Sir: Regarding your article "Universities devise new entry system" (17 November), they need to. Not only are the majority of A-level predictions wrong, but admissions tutors are forced to play an absurd guessing game of precisely matching target figures, with financial penalties for errors in either direction, on the basis of teachers' predictions. Moreover, every year some small percentage of students arrive at university without quite knowing why they are there, or whether they are reading the correct subject, because they have conformed to either parents' or teachers' expectations.
However, the proposed new system seems to combine the worst features of both normal entry and clearing. The first phase will still be based on guesswork and presumably this will account for the majority of places, the second phase after the results are known will closely resemble the present clearing system.
A better system might be to take advantage of the modular and semester systems which seem to have been imposed on the majority of universities and to have two entries each year. It could well be beneficial to students if there had to be at least a six-month gap between leaving school and entering university. This might allow them to reflect on their choices and make better decisions. Entry could be timed for semester I or semester II, with two periods of graduation each year. As modular courses are intended to stand alone and be completed within a semester, and there are currently two examination periods each year and two graduation ceremonies, it would take relatively little reorganisation to implement such a system.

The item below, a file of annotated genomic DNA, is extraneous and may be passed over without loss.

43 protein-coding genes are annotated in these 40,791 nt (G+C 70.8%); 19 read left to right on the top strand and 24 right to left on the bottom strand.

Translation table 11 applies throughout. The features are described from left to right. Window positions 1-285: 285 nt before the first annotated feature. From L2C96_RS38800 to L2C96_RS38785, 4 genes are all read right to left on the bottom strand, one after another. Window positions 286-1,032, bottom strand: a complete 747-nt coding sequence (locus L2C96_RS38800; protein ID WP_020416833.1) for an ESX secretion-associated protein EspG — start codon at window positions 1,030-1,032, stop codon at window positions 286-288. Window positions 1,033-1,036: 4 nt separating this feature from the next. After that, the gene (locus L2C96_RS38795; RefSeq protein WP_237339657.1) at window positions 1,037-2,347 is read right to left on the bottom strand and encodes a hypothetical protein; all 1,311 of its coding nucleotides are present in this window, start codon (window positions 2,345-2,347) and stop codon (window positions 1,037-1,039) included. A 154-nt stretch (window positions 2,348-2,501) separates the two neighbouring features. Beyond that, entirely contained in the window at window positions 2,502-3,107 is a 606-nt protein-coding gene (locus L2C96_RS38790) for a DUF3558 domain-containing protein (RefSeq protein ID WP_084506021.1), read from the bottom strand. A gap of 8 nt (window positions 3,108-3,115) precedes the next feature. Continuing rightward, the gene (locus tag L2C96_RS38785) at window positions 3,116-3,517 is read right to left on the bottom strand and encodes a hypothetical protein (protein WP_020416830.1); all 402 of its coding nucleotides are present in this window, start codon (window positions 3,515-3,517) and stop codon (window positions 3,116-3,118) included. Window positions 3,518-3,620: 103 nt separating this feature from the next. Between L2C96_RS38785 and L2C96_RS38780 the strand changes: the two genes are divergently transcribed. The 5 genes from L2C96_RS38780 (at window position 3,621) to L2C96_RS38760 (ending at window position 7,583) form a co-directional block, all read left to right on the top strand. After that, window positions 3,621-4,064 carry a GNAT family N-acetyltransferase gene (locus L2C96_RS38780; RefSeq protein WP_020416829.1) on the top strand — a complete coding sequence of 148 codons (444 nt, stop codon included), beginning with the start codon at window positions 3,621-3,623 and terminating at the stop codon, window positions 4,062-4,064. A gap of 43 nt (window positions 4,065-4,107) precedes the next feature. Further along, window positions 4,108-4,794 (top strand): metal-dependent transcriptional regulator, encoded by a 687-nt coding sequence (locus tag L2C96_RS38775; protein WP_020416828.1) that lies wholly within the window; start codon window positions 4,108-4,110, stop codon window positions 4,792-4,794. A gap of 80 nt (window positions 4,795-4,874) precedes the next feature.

Departments would be able to make their offers on the basis of known results to students who had the chance to decide what they wished to read. University administrators would be able to spread their work-load over a longer period, and graduates would be released on to the labour market in two batches. A dual entry period would appear to offer advantages to students, departments, admissions tutors, university administrators and the community at large.
Department of Psychology
University of Leeds